Have you heard of the “Speech helpers?” Speech helpers are the parts of the body which help us communicate. Things like your lips, mouth, nose, lungs, vocal cords, etc. Knowing the parts of the body which help us communicate is essential when teaching students how to improve their articulation. These help us use specific placement cues in speech therapy. Not only are they helpful in articulation therapy, but they are important for our students who have fluency disorders. Working on increasing fluency means reducing tension in specific parts of the body and utilizing good breath support. It can be essential to teach your students about the “speech helpers” so that they know what part of the body you are referring to during therapy sessions. It’s a great way to start with any new students and easy to return to during a session when that foundation is needed.
How to teach about the Speech Helpers:
Use visuals with your students! I created this visual below to hang in my therapy room for students to reference:
I then have students find these parts on their own body. You can give students their own poster to keep in their speech folders or you could even make separate flash cards with the “Speech Helper” body parts on them to use individually or in small groups with students. During lessons, I consistently refer back to this “Speech Helpers” poster that is hanging in my room.
One way you can make this lesson hands-on and more fun is to use play-doh to make the speech helpers. Children really love to use play-doh! It keeps their hands busy and it is both motivating and engaging for them. In addition to the play-doh, you can pair it with a model of the mouth model. Target Dollar Spot even sometimes sells a “dentist” kit with a hard plastic mouth that works great to use with the play-doh. I like to use play dough especially for working on velar sounds (/k/, /g/) and /r/ because of the way the tongue moves in the back of the mouth. It’s easier to show it with models than in our own mouths for these sounds.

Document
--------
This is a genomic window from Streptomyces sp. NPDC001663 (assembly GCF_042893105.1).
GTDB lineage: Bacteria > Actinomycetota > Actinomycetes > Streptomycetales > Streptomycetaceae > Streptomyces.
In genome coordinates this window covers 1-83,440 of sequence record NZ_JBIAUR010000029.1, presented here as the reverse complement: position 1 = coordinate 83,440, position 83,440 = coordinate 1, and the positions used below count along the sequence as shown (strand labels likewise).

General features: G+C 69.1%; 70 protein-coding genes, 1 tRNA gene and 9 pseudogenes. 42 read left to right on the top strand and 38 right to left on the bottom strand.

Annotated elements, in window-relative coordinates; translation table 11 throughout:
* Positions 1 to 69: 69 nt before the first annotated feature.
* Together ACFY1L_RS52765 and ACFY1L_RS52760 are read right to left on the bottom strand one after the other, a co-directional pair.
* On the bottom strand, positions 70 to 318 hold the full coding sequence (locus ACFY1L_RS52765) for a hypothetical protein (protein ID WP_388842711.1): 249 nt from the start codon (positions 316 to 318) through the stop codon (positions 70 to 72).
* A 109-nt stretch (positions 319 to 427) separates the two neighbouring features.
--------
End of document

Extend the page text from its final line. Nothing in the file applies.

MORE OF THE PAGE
Students can take turns labeling their speech helpers model. You can use this Speech Helpers Mini Book as an added activity with this lesson. Learning about the parts of the body is critical for communication in speech and language. A print or Google Slides version of this resource includes a mini book, a build with speech helpers and two posters. This mini book and poster set is the perfect way to start speech therapy at the beginning of the year or with a new client.
If you are working with younger students (preschool or early elementary), using Mr. Potato head has always been one of my favorite hands-on toys to use to work on body parts. You can have them put in the parts of the body on Mr. Potato Head as you name them or even have them dig for the speech helpers body parts in a sensory bin and label the parts as they do so. Then discuss why certain parts of the body are so important for their speech and language development and what those certain body parts help them to do.
Playing games and teaching songs is another great way to help students learn the “Speech Helpers” body parts. Simon Says is always a fun game for younger students to play and can be very engaging for them. It is also a great way to let students stand and get some wiggles out if needed during therapy time. In addition to games, you could always create a song similar to Heads, Shoulders, Knees and Toes for the “Speech Helpers” body parts instead-”Lips, tongue, teeth and ears…teeth and ears…” Students LOVE learning through songs and seem to retain songs very well.
I discuss the “Speech Helpers” in this blog post also, as well as other Essentials for Speech.
Do you teach your students about the parts of the body that help them communicate through speech and language?
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